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Revista da Sociedade Brasileira de Medicina Tropical

Print version ISSN 0037-8682On-line version ISSN 1678-9849

Rev. Soc. Bras. Med. Trop. vol.50 no.2 Uberaba Mar./Apr. 2017

https://doi.org/10.1590/0037-8682-0390-2016 

Short Communication

Infrared thermography to diagnose and manage venomous animal bites and stings

Carlos Roberto de Medeiros1 

Marcos Leal Brioschi2 

Solange Nogueira de Souza1 

Manoel Jacobsen Teixeira2 

1Hospital Vital Brazil, Instituto Butantan, São Paulo, SP, Brasil.

2Divisão de Neurologia e Neurocirurgia, Hospital das Clínicas, Faculdade de Medicina, Universidade de São Paulo, SP, São Paulo, Brasil.


Abstract

INTRODUCTION

Infrared imaging (IR) is a noninvasive technique that quantifies body surface temperature, producing a digital color image. IR has been used to study diseases in which skin temperature can reflect the presence of inflammation.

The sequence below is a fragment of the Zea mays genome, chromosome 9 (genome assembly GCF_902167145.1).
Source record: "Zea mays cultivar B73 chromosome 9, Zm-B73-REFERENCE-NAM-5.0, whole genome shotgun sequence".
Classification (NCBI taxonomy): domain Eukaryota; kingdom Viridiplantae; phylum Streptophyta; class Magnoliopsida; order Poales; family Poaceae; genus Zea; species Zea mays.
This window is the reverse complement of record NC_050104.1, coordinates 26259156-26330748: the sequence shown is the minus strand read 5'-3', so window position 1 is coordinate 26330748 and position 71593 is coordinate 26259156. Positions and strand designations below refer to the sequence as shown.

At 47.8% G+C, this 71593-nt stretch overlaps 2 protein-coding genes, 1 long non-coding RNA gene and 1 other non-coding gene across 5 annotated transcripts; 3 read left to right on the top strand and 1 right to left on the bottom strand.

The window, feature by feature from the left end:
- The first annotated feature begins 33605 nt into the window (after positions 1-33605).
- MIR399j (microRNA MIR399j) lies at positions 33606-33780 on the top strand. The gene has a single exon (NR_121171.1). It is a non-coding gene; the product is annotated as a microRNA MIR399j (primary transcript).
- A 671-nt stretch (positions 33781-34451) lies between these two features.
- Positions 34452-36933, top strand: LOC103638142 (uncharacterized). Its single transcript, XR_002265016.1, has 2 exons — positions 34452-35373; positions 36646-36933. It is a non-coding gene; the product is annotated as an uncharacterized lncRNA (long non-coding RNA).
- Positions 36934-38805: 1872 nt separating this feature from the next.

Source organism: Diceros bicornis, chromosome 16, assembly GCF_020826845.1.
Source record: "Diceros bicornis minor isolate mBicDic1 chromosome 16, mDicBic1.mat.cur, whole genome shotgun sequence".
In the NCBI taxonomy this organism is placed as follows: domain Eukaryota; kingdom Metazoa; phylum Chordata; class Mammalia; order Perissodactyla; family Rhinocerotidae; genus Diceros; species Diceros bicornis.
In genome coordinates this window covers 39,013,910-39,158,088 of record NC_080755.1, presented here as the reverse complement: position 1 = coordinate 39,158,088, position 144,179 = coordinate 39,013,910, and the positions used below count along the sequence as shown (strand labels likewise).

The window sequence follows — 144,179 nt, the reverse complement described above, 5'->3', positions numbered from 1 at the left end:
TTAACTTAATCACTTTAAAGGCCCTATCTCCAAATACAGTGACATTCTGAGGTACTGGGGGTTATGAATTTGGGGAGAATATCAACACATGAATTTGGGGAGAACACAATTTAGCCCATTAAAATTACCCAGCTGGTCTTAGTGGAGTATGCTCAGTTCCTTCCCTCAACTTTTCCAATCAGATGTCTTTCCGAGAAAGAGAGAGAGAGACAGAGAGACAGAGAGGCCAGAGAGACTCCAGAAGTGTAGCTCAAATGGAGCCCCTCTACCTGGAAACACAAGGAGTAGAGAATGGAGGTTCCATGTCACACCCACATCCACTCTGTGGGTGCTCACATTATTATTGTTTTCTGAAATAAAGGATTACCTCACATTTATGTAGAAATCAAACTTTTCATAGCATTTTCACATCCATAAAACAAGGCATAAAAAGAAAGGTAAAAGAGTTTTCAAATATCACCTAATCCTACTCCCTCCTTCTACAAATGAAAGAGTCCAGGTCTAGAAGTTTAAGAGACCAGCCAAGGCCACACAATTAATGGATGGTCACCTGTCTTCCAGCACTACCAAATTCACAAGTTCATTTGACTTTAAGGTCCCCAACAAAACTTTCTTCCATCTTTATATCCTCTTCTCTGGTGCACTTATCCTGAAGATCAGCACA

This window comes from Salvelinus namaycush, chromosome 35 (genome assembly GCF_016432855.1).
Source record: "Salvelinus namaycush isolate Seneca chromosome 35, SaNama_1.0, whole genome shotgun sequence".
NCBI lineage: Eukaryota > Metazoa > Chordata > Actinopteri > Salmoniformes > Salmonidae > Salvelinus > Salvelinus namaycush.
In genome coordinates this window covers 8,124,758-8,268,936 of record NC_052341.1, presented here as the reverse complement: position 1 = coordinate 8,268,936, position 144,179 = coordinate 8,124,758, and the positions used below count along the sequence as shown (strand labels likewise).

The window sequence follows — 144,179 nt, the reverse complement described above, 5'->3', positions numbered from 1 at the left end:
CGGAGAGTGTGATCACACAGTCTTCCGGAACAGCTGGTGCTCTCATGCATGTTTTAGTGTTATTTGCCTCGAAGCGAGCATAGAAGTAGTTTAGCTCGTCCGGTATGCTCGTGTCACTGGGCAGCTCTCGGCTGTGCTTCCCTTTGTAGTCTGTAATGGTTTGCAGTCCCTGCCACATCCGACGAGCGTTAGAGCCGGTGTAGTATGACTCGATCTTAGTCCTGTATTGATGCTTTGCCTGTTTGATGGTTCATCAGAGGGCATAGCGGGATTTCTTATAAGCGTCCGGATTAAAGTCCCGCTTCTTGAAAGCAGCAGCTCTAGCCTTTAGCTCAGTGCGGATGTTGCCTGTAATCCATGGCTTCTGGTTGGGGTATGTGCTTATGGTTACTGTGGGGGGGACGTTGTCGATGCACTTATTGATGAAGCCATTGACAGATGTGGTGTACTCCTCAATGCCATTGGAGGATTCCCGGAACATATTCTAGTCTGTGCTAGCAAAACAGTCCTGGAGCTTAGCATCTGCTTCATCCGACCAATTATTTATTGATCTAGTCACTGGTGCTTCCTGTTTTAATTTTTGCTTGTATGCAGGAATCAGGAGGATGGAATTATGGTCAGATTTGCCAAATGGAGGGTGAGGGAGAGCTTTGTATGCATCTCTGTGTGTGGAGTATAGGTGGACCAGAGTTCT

METHODS

This was an observational pilot study of eight patients envenomed by snakes, spiders, and scorpions. All patients were examined using a thermal camera.

RESULTS

In all cases, we obtained infrared images that corroborated clinical findings indicating localized effects of venom, specifically inflammation.

CONCLUSIONS

IR has potential for use as a research, diagnostic, and monitoring tool for localized effects of animal venoms.

Keywords: Infrared thermography; Envenomation; Venomous animals

Infrared imaging (IR) is a noninvasive technique that quantifies body surface temperature by capturing the thermal radiation emitted and producing a high-resolution digital image called a thermogram1. The information is made visible via a color scale where the warmest areas are depicted as white or red, while the coolest areas appear blue or black2. IR has been used to study diseases in which skin temperature can reflect the presence of inflammation in underlying tissues, or those in which blood flow is increased or decreased because of a clinical abnormality1,2.